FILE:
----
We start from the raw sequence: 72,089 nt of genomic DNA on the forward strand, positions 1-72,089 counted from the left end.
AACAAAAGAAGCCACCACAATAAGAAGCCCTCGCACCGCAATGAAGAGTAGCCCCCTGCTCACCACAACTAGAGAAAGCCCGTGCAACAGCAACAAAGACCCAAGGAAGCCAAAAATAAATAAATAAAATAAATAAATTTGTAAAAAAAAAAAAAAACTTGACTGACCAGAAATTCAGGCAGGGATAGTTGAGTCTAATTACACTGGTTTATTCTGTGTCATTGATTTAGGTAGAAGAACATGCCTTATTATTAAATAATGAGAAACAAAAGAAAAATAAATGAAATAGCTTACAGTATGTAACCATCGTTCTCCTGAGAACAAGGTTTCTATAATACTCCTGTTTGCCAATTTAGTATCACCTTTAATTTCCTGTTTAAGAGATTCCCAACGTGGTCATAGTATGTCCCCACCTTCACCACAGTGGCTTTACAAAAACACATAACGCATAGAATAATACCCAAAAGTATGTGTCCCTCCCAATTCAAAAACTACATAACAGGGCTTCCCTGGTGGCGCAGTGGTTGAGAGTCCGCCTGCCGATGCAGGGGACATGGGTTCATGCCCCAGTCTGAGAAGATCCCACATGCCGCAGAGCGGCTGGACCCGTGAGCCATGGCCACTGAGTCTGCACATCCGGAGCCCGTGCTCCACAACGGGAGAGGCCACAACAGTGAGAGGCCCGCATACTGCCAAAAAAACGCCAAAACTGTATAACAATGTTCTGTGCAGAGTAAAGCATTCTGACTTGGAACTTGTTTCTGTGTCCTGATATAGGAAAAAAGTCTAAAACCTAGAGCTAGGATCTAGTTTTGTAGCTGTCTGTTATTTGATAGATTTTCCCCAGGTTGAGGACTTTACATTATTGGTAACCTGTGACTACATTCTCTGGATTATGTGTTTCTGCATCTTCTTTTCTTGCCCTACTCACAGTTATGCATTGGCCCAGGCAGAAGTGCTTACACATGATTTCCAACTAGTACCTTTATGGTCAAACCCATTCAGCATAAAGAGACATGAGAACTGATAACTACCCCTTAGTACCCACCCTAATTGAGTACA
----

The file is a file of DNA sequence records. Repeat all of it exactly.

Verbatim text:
We start from the raw sequence: 72,089 nt of genomic DNA on the forward strand, positions 1-72,089 counted from the left end.
AACAAAAGAAGCCACCACAATAAGAAGCCCTCGCACCGCAATGAAGAGTAGCCCCCTGCTCACCACAACTAGAGAAAGCCCGTGCAACAGCAACAAAGACCCAAGGAAGCCAAAAATAAATAAATAAAATAAATAAATTTGTAAAAAAAAAAAAAAACTTGACTGACCAGAAATTCAGGCAGGGATAGTTGAGTCTAATTACACTGGTTTATTCTGTGTCATTGATTTAGGTAGAAGAACATGCCTTATTATTAAATAATGAGAAACAAAAGAAAAATAAATGAAATAGCTTACAGTATGTAACCATCGTTCTCCTGAGAACAAGGTTTCTATAATACTCCTGTTTGCCAATTTAGTATCACCTTTAATTTCCTGTTTAAGAGATTCCCAACGTGGTCATAGTATGTCCCCACCTTCACCACAGTGGCTTTACAAAAACACATAACGCATAGAATAATACCCAAAAGTATGTGTCCCTCCCAATTCAAAAACTACATAACAGGGCTTCCCTGGTGGCGCAGTGGTTGAGAGTCCGCCTGCCGATGCAGGGGACATGGGTTCATGCCCCAGTCTGAGAAGATCCCACATGCCGCAGAGCGGCTGGACCCGTGAGCCATGGCCACTGAGTCTGCACATCCGGAGCCCGTGCTCCACAACGGGAGAGGCCACAACAGTGAGAGGCCCGCATACTGCCAAAAAAACGCCAAAACTGTATAACAATGTTCTGTGCAGAGTAAAGCATTCTGACTTGGAACTTGTTTCTGTGTCCTGATATAGGAAAAAAGTCTAAAACCTAGAGCTAGGATCTAGTTTTGTAGCTGTCTGTTATTTGATAGATTTTCCCCAGGTTGAGGACTTTACATTATTGGTAACCTGTGACTACATTCTCTGGATTATGTGTTTCTGCATCTTCTTTTCTTGCCCTACTCACAGTTATGCATTGGCCCAGGCAGAAGTGCTTACACATGATTTCCAACTAGTACCTTTATGGTCAAACCCATTCAGCATAAAGAGACATGAGAACTGATAACTACCCCTTAGTACCCACCCTAATTGAGTACA